Forest fire history in Amazonia inferred from intensive soil charcoal sampling and radiocarbon dating

Ted R. Feldpausch*, Lidiany Carvalho, Kita D. Macario, Philippa L. Ascough, César F. Flores, Eurídice N. Honorio Coronado, Michelle Kalamandeen, Oliver L. Phillips, Richard A. Staff

*Corresponding author for this work

Research output: Contribution to journalArticlepeer-review


Fire has a historical role in tropical forests related to past climate and ancient land use spanning the Holocene; however, it is unclear from charcoal records how fire varied at different spatiotemporal scales and what sampling strategies are required to determine fire history and their effects. We evaluated fire variation in structurally intact, terra-firme Amazon forests, by intensive soil charcoal sampling from three replicate soil pits in sites in Guyana and northern and southern Peru. We used radiocarbon (14C) measurement to assess (1) locally, how the timing of fires represented in our sample varied across the surface of forest plots and with soil depth, (2) basin-wide, how the age of fires varies across climate and environmental gradients, and (3) how many samples are appropriate when applying the 14C approach to assess the date of last fire. Considering all 14C dates (n = 33), the most recent fires occurred at a similar time at each of the three sites (median ages: 728–851 cal years BP), indicating that in terms of fire disturbance at least, these forests could be considered old-growth. The number of unique fire events ranged from 1 to 4 per pit and from 4 to 6 per site. Based upon our sampling strategy, the N-Peru site—with the highest annual precipitation—had the most fire events. Median fire return intervals varied from 455 to 2,950 cal years BP among sites. Based on available dates, at least three samples (1 from the top of each of 3 pits) are required for the sampling to have a reasonable likelihood of capturing the most recent fire for forests with no history of a recent fire. The maximum fire return interval for two sites was shorter than the time since the last fire, suggesting that over the past ∼800 years these forests have undergone a longer fire-free period than the past 2,000–3,500 years. Our analysis from terra-firme forest soils helps to improve understanding of changes in fire regime, information necessary to evaluate post-fire legacies on modern vegetation and soil and to calibrate models to predict forest response to fire under climate change.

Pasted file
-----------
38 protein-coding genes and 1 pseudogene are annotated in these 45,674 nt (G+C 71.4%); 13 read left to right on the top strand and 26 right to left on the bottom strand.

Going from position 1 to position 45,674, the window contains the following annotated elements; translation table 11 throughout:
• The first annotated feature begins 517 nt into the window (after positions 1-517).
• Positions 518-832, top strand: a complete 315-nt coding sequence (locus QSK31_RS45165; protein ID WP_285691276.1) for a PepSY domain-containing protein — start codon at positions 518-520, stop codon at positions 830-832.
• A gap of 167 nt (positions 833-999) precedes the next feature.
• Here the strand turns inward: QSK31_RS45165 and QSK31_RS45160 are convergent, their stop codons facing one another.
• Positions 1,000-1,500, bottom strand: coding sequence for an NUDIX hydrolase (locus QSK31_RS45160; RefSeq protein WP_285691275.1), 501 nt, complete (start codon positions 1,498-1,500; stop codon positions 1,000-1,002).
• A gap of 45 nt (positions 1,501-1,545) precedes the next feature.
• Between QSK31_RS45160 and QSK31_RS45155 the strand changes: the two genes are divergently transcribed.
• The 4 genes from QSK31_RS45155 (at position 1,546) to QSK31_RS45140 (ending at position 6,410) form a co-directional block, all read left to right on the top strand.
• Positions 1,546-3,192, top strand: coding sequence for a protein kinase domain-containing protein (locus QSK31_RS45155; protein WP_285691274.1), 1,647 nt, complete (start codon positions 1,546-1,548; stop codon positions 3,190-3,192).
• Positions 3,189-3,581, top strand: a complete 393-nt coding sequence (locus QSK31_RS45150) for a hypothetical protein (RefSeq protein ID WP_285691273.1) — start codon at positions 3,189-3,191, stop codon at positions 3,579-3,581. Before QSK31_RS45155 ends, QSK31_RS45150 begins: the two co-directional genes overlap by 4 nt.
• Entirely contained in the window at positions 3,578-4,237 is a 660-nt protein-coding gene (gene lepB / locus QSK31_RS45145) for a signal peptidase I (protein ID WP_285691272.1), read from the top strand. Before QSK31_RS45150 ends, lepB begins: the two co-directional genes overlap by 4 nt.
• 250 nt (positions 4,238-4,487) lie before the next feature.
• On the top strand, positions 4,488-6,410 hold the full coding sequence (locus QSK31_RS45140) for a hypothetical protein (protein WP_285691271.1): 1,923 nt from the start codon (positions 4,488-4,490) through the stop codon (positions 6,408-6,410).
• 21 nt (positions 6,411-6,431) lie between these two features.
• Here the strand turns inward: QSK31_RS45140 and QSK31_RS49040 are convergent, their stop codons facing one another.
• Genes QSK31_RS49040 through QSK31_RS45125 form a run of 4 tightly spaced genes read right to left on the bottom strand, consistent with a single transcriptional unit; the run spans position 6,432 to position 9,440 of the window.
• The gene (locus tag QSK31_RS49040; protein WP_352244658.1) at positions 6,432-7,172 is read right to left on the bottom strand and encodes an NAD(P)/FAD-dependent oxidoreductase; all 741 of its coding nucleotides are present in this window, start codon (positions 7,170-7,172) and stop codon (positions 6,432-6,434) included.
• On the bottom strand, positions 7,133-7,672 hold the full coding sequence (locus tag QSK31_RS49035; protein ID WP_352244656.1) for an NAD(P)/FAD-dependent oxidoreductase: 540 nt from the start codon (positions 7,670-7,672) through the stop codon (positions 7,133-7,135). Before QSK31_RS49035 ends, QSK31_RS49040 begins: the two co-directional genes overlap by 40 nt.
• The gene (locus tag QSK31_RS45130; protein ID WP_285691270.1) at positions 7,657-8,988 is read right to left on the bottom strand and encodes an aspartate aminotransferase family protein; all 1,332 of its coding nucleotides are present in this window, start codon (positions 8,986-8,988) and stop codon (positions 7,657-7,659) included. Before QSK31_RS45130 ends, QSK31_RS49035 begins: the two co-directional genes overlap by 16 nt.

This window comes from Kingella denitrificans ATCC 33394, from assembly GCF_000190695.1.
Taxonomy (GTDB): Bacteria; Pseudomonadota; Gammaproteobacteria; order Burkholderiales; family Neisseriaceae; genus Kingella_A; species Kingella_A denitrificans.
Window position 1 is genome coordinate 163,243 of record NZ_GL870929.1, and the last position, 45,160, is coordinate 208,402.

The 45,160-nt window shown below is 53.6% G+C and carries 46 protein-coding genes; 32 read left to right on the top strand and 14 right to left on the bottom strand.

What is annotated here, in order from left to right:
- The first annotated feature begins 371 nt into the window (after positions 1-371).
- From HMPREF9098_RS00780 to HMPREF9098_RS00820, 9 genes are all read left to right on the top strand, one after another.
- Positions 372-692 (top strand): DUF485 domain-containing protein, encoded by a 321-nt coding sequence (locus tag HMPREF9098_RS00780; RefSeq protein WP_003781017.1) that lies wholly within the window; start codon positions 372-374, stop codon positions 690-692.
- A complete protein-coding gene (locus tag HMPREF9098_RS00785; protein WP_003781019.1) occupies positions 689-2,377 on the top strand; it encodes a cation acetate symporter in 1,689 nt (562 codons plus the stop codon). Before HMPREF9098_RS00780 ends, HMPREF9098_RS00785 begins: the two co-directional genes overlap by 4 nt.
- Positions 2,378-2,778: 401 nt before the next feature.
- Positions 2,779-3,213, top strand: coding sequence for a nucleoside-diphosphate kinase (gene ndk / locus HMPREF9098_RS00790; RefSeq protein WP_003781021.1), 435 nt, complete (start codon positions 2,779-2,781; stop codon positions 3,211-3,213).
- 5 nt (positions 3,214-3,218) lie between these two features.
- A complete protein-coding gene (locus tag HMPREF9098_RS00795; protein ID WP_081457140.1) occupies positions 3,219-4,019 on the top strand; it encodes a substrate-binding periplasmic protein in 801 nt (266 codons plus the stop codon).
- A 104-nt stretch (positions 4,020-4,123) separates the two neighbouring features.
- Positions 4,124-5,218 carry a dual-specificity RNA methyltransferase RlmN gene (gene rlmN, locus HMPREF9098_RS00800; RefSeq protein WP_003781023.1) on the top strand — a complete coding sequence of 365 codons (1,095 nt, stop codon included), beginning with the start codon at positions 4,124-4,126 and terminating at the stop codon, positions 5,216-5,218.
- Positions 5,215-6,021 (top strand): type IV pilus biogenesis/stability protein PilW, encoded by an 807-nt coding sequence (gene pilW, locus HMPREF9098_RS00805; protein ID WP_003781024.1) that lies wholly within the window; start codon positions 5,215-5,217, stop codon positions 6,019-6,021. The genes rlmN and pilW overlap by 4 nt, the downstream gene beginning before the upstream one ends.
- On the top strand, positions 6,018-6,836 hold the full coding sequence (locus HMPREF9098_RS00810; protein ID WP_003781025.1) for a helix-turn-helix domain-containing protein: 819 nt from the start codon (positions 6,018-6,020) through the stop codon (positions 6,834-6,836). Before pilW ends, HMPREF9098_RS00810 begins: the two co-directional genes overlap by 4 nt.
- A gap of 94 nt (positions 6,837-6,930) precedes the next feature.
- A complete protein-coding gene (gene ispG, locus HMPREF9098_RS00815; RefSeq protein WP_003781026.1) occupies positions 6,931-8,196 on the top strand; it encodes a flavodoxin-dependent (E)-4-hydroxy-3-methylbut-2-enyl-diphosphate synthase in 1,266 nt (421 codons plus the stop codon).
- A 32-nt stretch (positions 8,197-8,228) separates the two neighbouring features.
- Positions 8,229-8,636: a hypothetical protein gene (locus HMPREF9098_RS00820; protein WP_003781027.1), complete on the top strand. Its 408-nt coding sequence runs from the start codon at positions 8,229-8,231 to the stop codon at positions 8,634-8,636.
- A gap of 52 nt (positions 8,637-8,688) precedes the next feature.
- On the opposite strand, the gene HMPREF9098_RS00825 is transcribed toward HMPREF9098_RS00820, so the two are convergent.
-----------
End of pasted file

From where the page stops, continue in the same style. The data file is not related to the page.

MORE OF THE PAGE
Original languageEnglish
Article number815438
Number of pages14
JournalFrontiers in Forests and Global Change
Publication statusPublished - 3 May 2022


  • Tropical forest
  • Terra firme
  • Charcoal samples
  • Fire soil
  • Radiocarbon
  • Pre-Columbian
  • Holocene


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